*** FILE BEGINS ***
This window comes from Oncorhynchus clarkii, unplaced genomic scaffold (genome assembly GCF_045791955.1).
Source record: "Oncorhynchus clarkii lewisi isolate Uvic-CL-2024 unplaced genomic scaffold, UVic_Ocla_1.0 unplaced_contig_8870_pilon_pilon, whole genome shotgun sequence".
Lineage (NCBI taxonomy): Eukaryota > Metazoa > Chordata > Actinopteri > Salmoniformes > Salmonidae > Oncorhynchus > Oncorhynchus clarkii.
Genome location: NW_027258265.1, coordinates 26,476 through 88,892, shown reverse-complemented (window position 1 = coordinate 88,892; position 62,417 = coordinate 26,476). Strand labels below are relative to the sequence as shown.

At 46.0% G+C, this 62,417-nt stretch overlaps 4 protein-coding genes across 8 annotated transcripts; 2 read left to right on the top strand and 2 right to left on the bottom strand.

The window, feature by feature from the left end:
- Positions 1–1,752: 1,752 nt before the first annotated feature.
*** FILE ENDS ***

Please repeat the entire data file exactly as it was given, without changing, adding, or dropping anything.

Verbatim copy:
This window comes from Oncorhynchus clarkii, unplaced genomic scaffold (genome assembly GCF_045791955.1).
Source record: "Oncorhynchus clarkii lewisi isolate Uvic-CL-2024 unplaced genomic scaffold, UVic_Ocla_1.0 unplaced_contig_8870_pilon_pilon, whole genome shotgun sequence".
Lineage (NCBI taxonomy): Eukaryota > Metazoa > Chordata > Actinopteri > Salmoniformes > Salmonidae > Oncorhynchus > Oncorhynchus clarkii.
Genome location: NW_027258265.1, coordinates 26,476 through 88,892, shown reverse-complemented (window position 1 = coordinate 88,892; position 62,417 = coordinate 26,476). Strand labels below are relative to the sequence as shown.

At 46.0% G+C, this 62,417-nt stretch overlaps 4 protein-coding genes across 8 annotated transcripts; 2 read left to right on the top strand and 2 right to left on the bottom strand.

The window, feature by feature from the left end:
- Positions 1–1,752: 1,752 nt before the first annotated feature.